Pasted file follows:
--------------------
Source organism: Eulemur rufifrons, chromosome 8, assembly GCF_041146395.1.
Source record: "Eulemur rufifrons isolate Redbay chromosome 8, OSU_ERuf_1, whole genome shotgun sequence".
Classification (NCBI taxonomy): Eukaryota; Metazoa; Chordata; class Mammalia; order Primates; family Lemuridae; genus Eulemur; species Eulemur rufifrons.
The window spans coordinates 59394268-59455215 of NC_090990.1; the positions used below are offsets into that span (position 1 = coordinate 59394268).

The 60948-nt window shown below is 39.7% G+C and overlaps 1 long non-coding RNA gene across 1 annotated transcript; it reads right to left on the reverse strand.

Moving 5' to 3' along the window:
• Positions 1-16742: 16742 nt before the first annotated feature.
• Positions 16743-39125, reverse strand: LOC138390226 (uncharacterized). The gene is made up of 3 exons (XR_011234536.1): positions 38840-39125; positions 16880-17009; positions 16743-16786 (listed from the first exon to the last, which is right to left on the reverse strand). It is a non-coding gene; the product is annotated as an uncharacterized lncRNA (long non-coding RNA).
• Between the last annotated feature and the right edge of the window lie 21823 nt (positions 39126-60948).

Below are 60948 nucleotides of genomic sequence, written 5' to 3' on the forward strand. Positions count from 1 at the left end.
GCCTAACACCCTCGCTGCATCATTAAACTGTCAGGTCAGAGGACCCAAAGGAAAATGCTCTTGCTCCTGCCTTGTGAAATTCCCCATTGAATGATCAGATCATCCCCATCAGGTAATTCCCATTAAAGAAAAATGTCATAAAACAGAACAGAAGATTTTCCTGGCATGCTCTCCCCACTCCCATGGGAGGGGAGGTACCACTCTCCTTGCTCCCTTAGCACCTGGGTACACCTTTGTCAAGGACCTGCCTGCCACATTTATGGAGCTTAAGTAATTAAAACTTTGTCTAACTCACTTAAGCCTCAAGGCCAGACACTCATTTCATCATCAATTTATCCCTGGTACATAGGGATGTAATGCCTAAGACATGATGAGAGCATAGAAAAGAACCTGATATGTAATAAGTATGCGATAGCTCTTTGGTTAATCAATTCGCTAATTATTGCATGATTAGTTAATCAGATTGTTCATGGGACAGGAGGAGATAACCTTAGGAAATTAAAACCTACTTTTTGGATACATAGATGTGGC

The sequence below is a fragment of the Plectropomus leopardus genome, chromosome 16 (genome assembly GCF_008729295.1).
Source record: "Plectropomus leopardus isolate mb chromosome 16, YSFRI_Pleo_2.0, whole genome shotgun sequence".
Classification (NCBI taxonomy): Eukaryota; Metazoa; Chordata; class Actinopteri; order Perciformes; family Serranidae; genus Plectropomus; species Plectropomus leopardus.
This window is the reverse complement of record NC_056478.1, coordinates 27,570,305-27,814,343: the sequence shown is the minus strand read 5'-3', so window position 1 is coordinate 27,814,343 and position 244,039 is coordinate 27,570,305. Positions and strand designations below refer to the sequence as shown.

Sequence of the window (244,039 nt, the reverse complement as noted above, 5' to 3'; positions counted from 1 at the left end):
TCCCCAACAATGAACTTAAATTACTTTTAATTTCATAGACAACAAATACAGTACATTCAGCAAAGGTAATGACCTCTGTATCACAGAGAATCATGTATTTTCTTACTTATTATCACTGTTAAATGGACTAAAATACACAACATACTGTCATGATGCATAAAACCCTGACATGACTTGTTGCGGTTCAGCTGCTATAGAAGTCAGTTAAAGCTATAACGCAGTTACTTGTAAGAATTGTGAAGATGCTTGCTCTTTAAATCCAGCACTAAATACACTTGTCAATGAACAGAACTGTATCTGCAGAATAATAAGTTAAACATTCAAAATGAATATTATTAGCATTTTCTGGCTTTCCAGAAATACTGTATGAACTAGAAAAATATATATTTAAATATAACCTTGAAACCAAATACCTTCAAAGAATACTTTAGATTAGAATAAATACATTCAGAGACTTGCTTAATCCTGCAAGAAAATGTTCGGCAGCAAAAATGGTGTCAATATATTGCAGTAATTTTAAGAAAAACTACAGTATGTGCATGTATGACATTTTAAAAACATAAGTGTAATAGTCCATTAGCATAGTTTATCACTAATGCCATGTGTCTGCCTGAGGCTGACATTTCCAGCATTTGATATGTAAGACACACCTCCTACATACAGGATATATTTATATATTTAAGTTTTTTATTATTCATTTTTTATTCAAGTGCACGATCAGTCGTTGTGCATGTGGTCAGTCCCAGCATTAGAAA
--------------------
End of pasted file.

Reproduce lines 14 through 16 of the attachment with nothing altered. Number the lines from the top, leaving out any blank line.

Classification (NCBI taxonomy): Eukaryota; Metazoa; Chordata; class Actinopteri; order Perciformes; family Serranidae; genus Plectropomus; species Plectropomus leopardus.
This window is the reverse complement of record NC_056478.1, coordinates 27,570,305-27,814,343: the sequence shown is the minus strand read 5'-3', so window position 1 is coordinate 27,814,343 and position 244,039 is coordinate 27,570,305. Positions and strand designations below refer to the sequence as shown.

Sequence of the window (244,039 nt, the reverse complement as noted above, 5' to 3'; positions counted from 1 at the left end):